Endgame in Ukraine

Sub Title : The present snailmate and the various possibilities

Issues Details : Vol 17 Issue 5 Nov – Dec 2023

Author : Ajay Singh

Page No. : 58

Category : Geostrategy

: November 27, 2023

The protracted war in Ukraine, anticipated to be brief, has surpassed two years marked by unyielding Ukrainian resistance and a slower-than-expected Russian occupation of territories. Global attention has shifted due to crises like the Gaza war, impacting aid and support dynamics for Ukraine, especially from the USA. Domestic pressures and a potential change in US leadership loom as factors that may alter the course of assistance to Ukraine. With dwindling support from key allies and internal criticisms, Ukraine faces stark realities, while Russia appears poised for a drawn-out conflict, potentially awaiting a counter-offensive after the winter pause. The possibility of a negotiated peace remains complex with both sides upholding starkly different conditions for talks.

A war which was expected to be over in a fortnight or so has gone on for over two years. It has seen its shares of twists and turns. None expected the determined resistance of the Ukrainians after the invasion on 24 February, which halted each of the Russian thrust lines, and checkmated them virtually at the gates of Kyiv. Most also expected a Russian blitzkrieg that would simply sweep through Ukraine – but the occupation took much longer and proved far more difficult than anticipated.  Russia did eventually succeed in occupying most of the South and the Donbas, but it was a slow and expensive grind. The Ukrainian counter-offensive in the northeast and the south in Autumn 2022, was brilliantly executed, but in the end only recaptured around 3 percent of its lost areas – 17 percent of its territory was still held by Russia. If the Ukrainians continue advancing at the present rate, it will take them another 103 years to recapture its lost areas. So, even though there is talk of the offensive continuing in the next year, it has lost all momentum and the tide has turned against it.

The global climate too seems to have turned against Ukraine. With the horrific October attacks on Israel and the eruption of the Gaza war, global attention has shifted away from Europe towards the even more dangerous tinder box of the Middle East. The USA – Ukraine’s staunchest partner (in aid and moral support, if nothing else) is now focused on Israel and has diverted aid and diplomatic capital towards it. It is significant that in the latest tranche of US aid earmarked for Ukraine, twenty percent of the amount was shifted towards Israel.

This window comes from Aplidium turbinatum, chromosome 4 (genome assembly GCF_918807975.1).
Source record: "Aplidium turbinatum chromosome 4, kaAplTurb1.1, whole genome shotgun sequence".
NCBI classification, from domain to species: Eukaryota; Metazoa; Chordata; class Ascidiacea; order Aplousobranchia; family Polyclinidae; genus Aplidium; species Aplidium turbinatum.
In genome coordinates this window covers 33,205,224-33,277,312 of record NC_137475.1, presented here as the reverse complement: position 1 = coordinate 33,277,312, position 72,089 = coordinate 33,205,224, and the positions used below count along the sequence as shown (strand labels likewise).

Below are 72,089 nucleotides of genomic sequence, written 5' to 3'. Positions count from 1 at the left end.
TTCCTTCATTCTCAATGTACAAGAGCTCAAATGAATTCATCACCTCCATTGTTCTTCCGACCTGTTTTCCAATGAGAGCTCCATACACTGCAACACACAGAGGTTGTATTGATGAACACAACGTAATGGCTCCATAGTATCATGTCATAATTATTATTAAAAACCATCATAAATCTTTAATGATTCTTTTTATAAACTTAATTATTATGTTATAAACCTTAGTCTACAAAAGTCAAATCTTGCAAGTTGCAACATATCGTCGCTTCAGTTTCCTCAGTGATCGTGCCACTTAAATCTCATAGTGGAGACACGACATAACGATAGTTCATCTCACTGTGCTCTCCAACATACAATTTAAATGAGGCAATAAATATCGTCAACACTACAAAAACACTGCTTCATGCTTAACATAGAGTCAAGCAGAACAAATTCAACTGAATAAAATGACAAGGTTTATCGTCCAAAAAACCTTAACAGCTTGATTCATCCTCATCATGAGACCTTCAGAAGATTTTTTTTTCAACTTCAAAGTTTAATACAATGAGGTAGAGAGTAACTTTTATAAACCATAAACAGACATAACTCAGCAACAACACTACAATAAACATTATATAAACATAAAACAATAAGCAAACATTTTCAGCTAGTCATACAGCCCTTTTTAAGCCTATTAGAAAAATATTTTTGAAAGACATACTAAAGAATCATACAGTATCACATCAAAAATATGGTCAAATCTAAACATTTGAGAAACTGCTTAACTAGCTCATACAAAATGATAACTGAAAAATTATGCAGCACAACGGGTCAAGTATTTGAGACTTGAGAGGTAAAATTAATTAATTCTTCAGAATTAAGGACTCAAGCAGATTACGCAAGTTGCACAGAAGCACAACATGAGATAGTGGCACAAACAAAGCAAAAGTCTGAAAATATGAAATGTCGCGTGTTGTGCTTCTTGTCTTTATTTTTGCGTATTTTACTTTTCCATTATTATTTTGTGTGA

There is also a sense of war-weariness. In the USA, there is a growing divide about the continual support for Ukraine, with the Republicans questioning President Biden’s policy of aiding and funding the Ukraine War – to the sum of $126 Billion already.  The US presidential elections of November 2024 could well prove to be the game-changer. Should Donald Trump return to the White House, he will definitely not propagate Biden’s Blank Cheque Policy, and will focus inwards, rather than on an unwinnable war in Europe. It would not be too surprising if the US takes a diametrically opposite stance towards the war thereafter.

There is also growing lack of support amongst Ukraine’s other allies as well. Poland, one of its most steadfast supporters announced that they would no longer be providing arms and support to Ukraine, but would focus on developing their own defensive strength. Slovakia too announced the same. And we have to only hear the silence in European capitals to realize, that more and more nations are rapidly veering away from the earlier concept of “Russia must be defeated at all cost” to adopting a more balanced approach of sacrificing Ukrainian “land for peace.”

This sentiment seems to be growing in Ukraine as well. There is growing discontent with Zelensky’s handling of the war. Some of his recent actions, like the insistence on holding on to Bakhmut and suffering needless casualties, against advice from his Generals have not gone off well. In a recent interview, the Ukrainian Army Chief, Valery Zaluzhny, seemed to imply that the war had reached a deadlock and could not be won any longer – a realistic appraisal of the situation. The signals emanating from Ukraine indicate that their offensive has run its course and at best, Ukraine can now just hold on.

At the end of the second year of fighting, it is Russia that seems better placed. They can sustain the long war of attrition with their vast reserves of manpower, ammunition and resources. The infusion of 1,90,000 reservists in December 2022, has helped them replenish units and formations and beef up the frontlines. With the successful blunting of the Ukrainian offensive – both in the Zaporizhzhia and in the Bakhmut sectors – they now hold an unbroken frontline extending from Kherson to Kharkiv. Their defensive layout is strong and well-coordinated and will be further strengthened to repel another Ukrainian offensive, should it come.